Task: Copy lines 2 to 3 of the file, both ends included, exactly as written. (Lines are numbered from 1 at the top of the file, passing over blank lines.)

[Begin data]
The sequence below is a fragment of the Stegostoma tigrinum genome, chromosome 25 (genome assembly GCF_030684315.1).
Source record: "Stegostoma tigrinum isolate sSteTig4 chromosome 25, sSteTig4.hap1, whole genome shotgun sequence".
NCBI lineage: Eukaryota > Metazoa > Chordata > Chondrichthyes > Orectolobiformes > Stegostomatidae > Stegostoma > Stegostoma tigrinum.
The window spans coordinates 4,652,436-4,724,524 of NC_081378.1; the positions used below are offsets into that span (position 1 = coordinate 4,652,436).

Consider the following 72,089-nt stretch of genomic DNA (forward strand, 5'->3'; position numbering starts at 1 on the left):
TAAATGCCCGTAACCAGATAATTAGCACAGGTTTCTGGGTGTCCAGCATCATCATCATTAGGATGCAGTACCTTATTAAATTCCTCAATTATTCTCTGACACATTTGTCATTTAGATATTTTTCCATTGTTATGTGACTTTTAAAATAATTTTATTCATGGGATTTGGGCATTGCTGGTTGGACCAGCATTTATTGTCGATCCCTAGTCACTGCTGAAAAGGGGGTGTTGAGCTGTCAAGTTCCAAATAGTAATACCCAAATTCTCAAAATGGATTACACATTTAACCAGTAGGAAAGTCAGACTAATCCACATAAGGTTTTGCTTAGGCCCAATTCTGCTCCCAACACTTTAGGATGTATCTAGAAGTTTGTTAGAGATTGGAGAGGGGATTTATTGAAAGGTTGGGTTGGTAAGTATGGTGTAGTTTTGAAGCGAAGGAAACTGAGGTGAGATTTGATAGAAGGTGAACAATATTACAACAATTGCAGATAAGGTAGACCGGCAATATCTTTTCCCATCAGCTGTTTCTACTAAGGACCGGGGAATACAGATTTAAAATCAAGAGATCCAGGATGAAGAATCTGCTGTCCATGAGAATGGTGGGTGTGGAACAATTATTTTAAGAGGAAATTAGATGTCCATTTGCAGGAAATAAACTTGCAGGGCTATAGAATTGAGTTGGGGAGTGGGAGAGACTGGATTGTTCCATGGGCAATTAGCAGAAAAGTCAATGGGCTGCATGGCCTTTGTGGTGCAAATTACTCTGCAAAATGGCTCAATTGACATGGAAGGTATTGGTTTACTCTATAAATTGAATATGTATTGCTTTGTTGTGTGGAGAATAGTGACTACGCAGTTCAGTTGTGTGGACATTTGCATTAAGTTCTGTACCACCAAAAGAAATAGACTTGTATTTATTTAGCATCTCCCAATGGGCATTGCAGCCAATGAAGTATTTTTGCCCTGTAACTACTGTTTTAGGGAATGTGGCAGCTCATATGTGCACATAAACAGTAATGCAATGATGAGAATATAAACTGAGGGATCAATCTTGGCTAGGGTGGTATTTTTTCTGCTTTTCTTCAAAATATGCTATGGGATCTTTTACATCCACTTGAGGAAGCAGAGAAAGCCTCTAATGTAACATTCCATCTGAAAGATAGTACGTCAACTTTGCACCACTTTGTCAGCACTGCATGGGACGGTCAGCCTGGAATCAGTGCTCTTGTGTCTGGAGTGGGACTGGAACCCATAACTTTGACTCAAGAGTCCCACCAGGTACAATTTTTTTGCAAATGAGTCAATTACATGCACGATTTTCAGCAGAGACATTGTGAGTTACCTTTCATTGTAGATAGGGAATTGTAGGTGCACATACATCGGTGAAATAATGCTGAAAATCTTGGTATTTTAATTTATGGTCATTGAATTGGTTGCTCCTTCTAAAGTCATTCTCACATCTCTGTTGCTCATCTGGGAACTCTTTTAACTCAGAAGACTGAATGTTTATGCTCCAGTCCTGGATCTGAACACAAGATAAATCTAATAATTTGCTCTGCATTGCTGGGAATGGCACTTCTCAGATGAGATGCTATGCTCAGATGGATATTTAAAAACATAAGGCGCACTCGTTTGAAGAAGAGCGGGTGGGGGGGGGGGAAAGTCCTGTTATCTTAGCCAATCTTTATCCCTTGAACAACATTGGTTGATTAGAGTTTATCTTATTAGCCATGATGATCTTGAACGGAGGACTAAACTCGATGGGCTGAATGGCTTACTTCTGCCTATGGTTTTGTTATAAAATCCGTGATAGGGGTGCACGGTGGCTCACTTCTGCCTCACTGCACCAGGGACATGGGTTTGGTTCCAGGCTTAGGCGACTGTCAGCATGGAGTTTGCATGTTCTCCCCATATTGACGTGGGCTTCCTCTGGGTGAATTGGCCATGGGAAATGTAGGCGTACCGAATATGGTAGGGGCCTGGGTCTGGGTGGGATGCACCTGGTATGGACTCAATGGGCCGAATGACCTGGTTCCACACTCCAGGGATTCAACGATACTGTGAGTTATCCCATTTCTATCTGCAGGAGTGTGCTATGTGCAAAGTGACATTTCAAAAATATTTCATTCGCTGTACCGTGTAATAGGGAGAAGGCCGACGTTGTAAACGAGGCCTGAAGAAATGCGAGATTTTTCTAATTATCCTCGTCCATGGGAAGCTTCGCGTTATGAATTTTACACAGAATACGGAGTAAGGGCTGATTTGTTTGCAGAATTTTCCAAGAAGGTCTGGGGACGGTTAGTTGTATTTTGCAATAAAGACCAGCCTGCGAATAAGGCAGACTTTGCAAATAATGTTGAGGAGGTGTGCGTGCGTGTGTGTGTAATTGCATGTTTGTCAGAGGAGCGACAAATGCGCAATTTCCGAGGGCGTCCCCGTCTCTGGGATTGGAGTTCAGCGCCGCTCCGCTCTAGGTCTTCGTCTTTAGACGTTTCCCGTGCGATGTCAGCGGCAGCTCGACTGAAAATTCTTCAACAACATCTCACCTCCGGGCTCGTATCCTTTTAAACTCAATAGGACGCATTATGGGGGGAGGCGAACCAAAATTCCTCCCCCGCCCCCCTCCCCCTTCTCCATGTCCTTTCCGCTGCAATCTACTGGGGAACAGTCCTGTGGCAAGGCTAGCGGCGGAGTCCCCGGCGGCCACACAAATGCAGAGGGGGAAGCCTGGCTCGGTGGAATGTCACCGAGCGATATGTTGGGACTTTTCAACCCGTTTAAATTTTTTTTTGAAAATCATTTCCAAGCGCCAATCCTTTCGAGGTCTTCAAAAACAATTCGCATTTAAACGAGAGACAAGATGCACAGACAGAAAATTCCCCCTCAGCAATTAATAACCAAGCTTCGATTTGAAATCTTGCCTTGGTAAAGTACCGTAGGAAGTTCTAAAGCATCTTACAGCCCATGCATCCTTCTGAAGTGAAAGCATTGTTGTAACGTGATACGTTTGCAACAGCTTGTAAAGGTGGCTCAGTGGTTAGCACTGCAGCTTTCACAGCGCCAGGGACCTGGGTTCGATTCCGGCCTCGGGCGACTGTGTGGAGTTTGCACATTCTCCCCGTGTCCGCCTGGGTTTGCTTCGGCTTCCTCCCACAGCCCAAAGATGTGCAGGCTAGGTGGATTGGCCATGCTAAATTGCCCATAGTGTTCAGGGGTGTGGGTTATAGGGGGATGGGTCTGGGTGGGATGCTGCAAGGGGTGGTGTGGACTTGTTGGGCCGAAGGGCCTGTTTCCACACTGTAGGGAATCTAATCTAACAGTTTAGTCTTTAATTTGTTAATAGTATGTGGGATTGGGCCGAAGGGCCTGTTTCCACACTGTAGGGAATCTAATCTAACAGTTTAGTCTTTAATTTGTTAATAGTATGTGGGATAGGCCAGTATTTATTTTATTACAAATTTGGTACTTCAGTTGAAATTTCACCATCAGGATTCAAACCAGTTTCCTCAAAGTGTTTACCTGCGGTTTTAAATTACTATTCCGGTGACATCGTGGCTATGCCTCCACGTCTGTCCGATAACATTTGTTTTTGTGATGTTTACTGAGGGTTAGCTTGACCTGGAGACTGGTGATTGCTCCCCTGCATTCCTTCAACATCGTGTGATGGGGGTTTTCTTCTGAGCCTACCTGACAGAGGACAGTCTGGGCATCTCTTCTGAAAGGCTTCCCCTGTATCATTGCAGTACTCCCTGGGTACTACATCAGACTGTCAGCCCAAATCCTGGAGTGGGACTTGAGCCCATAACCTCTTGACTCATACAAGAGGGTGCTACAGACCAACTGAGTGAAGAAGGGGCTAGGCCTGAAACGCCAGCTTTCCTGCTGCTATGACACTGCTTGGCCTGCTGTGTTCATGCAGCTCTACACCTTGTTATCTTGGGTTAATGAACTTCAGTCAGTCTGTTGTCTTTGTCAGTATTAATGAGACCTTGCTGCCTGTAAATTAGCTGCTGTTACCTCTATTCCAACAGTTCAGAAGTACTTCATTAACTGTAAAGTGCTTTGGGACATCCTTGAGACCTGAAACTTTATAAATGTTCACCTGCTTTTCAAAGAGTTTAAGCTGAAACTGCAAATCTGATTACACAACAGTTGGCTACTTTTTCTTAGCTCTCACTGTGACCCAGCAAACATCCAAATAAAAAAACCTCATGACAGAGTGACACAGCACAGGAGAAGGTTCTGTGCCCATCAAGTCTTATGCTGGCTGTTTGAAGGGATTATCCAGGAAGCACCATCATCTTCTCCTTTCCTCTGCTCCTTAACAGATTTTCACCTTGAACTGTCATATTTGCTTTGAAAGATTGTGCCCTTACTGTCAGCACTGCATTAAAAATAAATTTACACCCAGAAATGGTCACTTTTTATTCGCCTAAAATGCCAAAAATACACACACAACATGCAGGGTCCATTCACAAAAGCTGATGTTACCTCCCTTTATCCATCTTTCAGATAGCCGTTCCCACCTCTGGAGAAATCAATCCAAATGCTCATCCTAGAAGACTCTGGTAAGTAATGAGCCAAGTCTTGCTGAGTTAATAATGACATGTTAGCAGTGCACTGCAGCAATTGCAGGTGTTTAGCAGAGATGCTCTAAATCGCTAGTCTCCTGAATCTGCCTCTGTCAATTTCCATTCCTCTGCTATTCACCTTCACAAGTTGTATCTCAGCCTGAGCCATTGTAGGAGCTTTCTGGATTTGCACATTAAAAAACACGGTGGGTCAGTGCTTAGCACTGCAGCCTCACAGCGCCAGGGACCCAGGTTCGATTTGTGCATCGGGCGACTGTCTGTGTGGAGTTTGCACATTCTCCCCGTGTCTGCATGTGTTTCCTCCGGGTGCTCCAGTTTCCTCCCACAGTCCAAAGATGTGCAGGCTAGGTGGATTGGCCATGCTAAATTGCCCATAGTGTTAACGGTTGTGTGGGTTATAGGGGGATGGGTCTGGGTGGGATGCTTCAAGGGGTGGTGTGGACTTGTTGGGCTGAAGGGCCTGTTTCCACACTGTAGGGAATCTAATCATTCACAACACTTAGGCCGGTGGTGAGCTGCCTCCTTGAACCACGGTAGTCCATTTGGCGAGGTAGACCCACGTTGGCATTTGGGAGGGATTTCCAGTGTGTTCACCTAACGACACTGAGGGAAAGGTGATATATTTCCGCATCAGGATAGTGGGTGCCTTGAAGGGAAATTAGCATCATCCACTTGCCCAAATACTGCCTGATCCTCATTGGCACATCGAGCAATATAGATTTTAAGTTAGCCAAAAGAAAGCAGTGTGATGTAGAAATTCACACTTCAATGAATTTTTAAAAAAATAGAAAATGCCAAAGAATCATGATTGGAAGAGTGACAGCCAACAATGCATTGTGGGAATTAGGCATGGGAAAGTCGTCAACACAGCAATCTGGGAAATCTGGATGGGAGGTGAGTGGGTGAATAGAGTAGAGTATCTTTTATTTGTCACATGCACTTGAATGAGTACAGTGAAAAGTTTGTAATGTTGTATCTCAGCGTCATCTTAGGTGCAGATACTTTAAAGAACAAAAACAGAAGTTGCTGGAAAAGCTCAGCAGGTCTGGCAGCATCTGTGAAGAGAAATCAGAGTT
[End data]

Source record: "Stegostoma tigrinum isolate sSteTig4 chromosome 25, sSteTig4.hap1, whole genome shotgun sequence".
NCBI lineage: Eukaryota > Metazoa > Chordata > Chondrichthyes > Orectolobiformes > Stegostomatidae > Stegostoma > Stegostoma tigrinum.